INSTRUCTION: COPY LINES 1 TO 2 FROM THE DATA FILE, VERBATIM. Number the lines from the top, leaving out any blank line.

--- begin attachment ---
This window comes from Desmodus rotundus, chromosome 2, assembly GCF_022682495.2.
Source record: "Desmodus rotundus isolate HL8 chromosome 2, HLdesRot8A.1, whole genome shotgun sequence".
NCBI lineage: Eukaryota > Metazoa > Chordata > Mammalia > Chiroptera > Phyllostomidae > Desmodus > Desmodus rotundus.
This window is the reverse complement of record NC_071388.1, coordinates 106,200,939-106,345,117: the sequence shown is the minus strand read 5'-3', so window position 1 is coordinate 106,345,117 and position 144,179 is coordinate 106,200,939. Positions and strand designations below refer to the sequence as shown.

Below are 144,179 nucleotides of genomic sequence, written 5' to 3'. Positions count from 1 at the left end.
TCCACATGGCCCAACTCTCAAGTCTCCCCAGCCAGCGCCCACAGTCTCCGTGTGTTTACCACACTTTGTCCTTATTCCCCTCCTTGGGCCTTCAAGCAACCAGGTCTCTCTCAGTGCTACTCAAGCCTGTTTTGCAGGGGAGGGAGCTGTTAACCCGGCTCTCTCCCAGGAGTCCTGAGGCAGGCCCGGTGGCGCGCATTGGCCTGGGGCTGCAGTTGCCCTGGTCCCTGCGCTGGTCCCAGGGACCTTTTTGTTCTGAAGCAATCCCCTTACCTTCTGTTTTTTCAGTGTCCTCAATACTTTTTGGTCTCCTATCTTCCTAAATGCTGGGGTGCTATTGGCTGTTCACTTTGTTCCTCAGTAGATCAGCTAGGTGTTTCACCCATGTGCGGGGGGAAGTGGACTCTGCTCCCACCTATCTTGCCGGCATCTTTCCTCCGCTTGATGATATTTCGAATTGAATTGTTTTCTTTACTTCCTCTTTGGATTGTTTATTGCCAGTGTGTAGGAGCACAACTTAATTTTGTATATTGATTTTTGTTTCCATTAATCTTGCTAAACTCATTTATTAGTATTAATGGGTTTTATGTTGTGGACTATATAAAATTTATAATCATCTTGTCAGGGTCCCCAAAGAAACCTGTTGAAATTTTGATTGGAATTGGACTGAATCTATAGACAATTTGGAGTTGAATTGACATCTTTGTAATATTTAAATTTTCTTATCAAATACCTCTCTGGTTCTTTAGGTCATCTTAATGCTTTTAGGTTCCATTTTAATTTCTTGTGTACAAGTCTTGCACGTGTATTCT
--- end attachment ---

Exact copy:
This window comes from Desmodus rotundus, chromosome 2, assembly GCF_022682495.2.
Source record: "Desmodus rotundus isolate HL8 chromosome 2, HLdesRot8A.1, whole genome shotgun sequence".